FRYEBURG — For 10-year-old Mackenzie Ramsdell, there’s no question that the best part of the Fryeburg Fair is “getting to show the animals.”

Her twin sister, Madelyn, added that hanging with their friends was pretty sweet as well.

The sisters, from Limington, said Monday they’ll be at the fair night and day with their family’s steers until it draws to a close Sunday. They said they love to bathe and weigh their animals, even though they have to wake up at 4:30 a.m.

The girls are among hundreds of young people who are camped out with everything from pigs to llamas as part of the fair that’s been held since 1851 and expects to draw huge crowds daily during its eight-day run.

“There’s nothing quite like it,” said Jason Sherman of Framingham, Massachusetts, who said he’s attended since childhood. He likes the food and the quirky events that give the gathering its unique flavor.

One of those oddball competitions, with blue ribbons handed out to the winners, saw scores of women flinging a 5-pound, 2-ounce skillet through the air to see which of them could send it soaring farthest along a straight line.


For some, the skillet didn’t get far, going up more than out. But others winged it more than 40 feet to great applause.

Joie Milbourn, an 18-year-old shot-putter from Ossipee, New Hampshire, decided to give it a try this year. On Sunday, she tried to practice at home, but on her second throw, the handle on her family’s cast iron frying pan snapped off when it hit the ground.

Fair President Roy Andrews said that happens so often that the fair ordered some specially-made steel skillets to avoid breaking cast iron ones any longer.

In any case, Milbourn’s practice paid off. She came away with a blue ribbon as the best of her age group after breaking the 40-foot mark when her turn came.

One of her competitors flung the skillet so high and so far that it landed handle-first and stuck right into the ground so that the surface of the skillet faced the crowd when it came to rest.

Andrews said the fair has always been a part of his life. Growing up on one of Fryeburg’s 25 dairy farms – all of them now gone – he remembers the fair from long ago.


He started working there at age 15, greasing pigs for a scramble that delighted young and old. Now he’s the one in charge, responsible for 100 buildings on 200 acres and some 650 paid workers who keep the fair humming. The people who do the work, he said, are the fair’s greatest asset, many of them returning year after year for decades.

But most of the fairgoers were in it for the midway rides, the vendors, displays of everything from jelly jars to quilts and, of course, the fair food that nutritionists might well find fault with – maple sugar cotton candy anyone?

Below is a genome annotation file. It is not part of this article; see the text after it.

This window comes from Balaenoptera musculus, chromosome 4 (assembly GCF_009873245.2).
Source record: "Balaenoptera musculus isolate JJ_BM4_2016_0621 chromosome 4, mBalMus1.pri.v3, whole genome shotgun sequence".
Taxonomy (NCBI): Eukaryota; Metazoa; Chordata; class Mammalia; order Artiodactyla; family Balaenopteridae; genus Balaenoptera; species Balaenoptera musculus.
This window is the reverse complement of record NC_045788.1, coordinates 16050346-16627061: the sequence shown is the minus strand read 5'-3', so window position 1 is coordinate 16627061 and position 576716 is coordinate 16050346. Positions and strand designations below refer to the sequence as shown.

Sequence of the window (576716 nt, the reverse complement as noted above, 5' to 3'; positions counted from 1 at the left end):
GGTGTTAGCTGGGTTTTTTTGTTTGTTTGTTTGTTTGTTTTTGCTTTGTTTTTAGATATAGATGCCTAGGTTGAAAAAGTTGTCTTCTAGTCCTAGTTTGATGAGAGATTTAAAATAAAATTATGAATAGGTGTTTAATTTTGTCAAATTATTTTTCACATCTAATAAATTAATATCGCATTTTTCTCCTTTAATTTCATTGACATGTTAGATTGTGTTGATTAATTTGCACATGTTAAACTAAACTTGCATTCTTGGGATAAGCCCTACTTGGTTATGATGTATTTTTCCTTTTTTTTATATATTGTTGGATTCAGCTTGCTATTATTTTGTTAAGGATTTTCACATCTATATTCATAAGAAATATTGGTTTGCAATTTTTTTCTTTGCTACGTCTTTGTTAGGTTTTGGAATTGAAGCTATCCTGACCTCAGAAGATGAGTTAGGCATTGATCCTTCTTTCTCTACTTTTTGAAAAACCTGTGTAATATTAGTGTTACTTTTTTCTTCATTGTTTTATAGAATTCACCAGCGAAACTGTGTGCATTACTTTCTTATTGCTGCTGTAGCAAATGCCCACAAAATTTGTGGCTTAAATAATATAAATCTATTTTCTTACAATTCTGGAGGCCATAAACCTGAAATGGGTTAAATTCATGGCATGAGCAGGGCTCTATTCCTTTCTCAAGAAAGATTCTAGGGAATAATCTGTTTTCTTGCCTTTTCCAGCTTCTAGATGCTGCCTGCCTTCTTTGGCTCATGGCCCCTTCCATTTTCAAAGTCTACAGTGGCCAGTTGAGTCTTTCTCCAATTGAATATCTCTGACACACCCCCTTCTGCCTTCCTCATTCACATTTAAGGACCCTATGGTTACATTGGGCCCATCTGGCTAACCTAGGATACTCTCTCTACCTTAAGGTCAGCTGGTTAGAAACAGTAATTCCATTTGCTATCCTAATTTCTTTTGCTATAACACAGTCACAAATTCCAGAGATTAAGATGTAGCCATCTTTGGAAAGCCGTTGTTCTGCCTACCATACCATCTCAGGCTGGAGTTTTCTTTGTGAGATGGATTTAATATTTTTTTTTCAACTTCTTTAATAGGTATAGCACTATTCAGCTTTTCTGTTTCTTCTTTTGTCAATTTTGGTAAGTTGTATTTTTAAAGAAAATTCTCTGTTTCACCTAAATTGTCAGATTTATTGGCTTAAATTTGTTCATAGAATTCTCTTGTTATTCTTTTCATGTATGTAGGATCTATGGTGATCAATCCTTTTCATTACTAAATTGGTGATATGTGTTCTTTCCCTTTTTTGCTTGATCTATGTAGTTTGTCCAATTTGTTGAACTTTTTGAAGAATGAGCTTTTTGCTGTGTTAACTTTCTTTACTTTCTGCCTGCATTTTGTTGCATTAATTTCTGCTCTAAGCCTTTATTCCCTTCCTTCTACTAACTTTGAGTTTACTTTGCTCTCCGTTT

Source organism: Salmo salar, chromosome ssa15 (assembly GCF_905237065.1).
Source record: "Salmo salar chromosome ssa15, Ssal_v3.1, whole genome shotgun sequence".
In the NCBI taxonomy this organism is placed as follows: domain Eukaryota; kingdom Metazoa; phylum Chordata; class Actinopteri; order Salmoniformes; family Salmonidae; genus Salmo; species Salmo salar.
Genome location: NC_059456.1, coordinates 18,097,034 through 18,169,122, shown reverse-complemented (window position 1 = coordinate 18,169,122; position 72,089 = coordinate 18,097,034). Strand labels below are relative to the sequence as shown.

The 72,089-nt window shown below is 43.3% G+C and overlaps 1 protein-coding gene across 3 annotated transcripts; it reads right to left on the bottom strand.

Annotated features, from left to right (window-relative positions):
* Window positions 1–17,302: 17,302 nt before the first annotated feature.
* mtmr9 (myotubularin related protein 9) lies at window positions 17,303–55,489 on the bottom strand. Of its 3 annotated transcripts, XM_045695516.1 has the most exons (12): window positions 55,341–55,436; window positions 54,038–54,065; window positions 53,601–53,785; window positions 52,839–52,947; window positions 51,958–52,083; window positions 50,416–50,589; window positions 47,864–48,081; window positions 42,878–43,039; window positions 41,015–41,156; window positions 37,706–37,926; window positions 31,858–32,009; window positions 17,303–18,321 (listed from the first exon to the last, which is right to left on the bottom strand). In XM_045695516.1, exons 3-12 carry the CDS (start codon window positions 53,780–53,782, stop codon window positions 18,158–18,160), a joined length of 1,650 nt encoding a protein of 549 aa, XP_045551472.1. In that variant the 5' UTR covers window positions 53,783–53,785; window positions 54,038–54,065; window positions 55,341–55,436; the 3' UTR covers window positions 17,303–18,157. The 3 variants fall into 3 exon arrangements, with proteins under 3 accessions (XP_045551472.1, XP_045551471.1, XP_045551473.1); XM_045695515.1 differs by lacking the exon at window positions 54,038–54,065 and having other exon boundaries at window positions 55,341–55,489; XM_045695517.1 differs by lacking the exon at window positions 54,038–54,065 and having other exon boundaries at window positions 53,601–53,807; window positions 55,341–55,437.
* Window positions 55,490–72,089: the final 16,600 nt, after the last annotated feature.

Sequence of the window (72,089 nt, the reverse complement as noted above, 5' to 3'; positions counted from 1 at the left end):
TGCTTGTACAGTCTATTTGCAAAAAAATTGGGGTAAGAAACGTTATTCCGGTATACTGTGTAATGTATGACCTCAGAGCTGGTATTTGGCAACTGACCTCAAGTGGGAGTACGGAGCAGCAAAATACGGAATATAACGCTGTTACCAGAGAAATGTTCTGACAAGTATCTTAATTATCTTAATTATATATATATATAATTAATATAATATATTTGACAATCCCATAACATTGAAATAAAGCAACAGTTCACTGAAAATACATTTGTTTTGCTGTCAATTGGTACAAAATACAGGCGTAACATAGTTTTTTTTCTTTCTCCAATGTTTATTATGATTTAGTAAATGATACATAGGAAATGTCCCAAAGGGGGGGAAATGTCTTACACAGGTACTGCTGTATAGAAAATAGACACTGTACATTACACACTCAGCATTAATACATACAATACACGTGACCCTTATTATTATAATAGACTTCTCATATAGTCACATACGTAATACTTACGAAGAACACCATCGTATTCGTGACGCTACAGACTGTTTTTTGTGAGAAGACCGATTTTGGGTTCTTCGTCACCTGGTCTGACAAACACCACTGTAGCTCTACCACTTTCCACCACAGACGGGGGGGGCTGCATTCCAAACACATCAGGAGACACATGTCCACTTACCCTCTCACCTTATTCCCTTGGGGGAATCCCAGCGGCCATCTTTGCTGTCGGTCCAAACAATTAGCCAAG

They gawked at the 50th Annual Woodsmen’s Field Day with its array of contests to see who among the contestants could do all sorts of unlikely tasks, from chopping away a block of wood underfoot to loading and unloading a logging truck. Competitors were clearly looking to come home with bragging rights as well as a coveted ribbon.

Jay Downs, 19, of Loudon, New Hampshire, had a goal, too.

Downs is in his last year of 4-H, a learning program for young people that’s especially strong in rural areas. He came with his dairy cows, including a couple he bought himself, because he wanted “to give it a shot” to see if they could win a prize.

Downs said there aren’t a lot of dairy operations left in his part of New Hampshire and he’s always been envious of the 4-H program in Maine for young people interested in dairy.


He’s eyeing the field now more as a young adult with a potentially serious interest in making a living rather than as a child exploring the idea. He’s been working with his parents on their farm, which has 85 cows of different types, since graduating from high school last year.

Downs said that cows take a lot of work but he likes them. “Every single cow has a different attitude,” he said. “They’re all special.”

He doesn’t have much use for people who dismiss the dairy industry as driven too much by technology. The reality, Downs said, is that the animals “are like family.”

His goal for now is to make sure his cows are happy, fed and calm heading into Thursday’s competition.

Mackenzie Ramsdell is also eyeing the upcoming chance to win a ribbon.

She said she and her sister are going to wash and brush their steers and comb them carefully to make their hair look fluffy and their legs look strong.


After all, winning matters.

Andrews said he was looking forward to finding out who would come out on top in the skillet throw. After all, he said, the winner would be “the ruggedest woman” at the fair, no small honor.

For Downs, for the Ramsdell twins and for many hopefuls, coming away with a ribbon from one of the oldest and largest agricultural fairs in the country would mean something.

So they’re working and dreaming and not sleeping a whole lot. And they’re having a blast.

The fair runs through Sunday. Tickets are $12 per day and parking costs another $5. Be prepared for a fair amount of traffic as well – it’s a popular event.


Jay Downs, 19, of New Hampshire stands with the dairy cows he brought to the Fryeburg Fair in the hopes of winning a ribbon.

Madelyn Ramsdell, 10, of Limington, leads a steer Monday at the Fryeburg Fair.

FRYEBURG — Winners in the Saco Valley Woodsmen’s Day at Fryeburg Fair on Monday were:

Men’s Champion, Matt Cogar, Diana, W.Va.

Women’s Champion, Stephanie Naud, Brigham, Quebec

Master Champion, Don Lambert, St. Gilles, Quebec

Super Master Champion, Gibson Engel, Brooklyn, Conn.

Rookie Champion, Nick Molleur, Greensboro Bend, Vt.

Twin sisters Mackenzie, left, and Madelyn Ramsdell with the steers they hope will win a prize at the Fryeburg Fair.

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